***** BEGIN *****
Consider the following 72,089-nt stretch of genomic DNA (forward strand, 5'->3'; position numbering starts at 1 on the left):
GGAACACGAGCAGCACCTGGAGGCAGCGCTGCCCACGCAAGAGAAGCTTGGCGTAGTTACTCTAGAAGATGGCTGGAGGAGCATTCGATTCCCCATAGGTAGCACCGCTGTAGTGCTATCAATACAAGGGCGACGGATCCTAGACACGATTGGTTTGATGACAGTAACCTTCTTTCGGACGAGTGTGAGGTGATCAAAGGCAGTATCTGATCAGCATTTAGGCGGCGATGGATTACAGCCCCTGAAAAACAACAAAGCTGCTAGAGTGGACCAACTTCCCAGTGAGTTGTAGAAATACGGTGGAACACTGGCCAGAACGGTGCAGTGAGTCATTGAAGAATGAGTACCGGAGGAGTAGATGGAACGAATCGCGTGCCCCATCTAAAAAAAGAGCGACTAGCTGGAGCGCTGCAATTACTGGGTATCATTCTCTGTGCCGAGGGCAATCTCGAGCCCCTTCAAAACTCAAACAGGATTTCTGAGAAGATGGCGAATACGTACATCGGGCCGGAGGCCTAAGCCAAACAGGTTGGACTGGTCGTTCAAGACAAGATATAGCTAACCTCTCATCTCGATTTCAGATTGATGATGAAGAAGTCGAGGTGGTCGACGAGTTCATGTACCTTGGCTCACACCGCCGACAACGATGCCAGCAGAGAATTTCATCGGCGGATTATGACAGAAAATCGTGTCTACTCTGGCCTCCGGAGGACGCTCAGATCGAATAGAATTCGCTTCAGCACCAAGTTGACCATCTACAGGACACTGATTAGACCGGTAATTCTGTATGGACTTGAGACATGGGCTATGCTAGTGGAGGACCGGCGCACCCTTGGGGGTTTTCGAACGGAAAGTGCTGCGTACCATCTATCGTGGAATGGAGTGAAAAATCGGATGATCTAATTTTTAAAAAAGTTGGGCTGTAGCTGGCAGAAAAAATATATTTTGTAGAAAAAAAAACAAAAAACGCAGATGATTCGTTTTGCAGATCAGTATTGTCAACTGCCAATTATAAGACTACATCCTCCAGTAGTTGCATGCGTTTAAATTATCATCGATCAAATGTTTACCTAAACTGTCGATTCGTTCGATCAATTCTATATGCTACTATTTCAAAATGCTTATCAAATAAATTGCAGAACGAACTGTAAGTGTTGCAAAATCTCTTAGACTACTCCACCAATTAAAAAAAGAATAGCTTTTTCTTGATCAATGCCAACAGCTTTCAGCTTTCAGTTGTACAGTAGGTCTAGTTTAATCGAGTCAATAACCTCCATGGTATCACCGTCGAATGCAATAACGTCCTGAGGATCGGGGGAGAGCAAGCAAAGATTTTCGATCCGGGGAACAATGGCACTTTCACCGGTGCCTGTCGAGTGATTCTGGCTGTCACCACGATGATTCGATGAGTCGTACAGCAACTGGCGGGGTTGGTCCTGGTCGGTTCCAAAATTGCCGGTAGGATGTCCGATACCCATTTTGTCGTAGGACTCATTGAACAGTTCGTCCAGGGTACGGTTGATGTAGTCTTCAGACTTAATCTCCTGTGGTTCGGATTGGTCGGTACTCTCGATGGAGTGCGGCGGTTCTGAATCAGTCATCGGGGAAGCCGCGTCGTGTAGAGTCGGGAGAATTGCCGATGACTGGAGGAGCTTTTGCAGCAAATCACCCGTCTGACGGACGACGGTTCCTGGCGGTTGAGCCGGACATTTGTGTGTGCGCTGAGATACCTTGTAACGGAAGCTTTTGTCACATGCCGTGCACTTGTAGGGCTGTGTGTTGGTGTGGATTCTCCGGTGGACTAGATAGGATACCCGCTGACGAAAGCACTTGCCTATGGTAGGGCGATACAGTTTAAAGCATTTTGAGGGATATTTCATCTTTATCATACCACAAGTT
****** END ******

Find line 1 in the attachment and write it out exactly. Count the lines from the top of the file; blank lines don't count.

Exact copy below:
Consider the following 72,089-nt stretch of genomic DNA (forward strand, 5'->3'; position numbering starts at 1 on the left):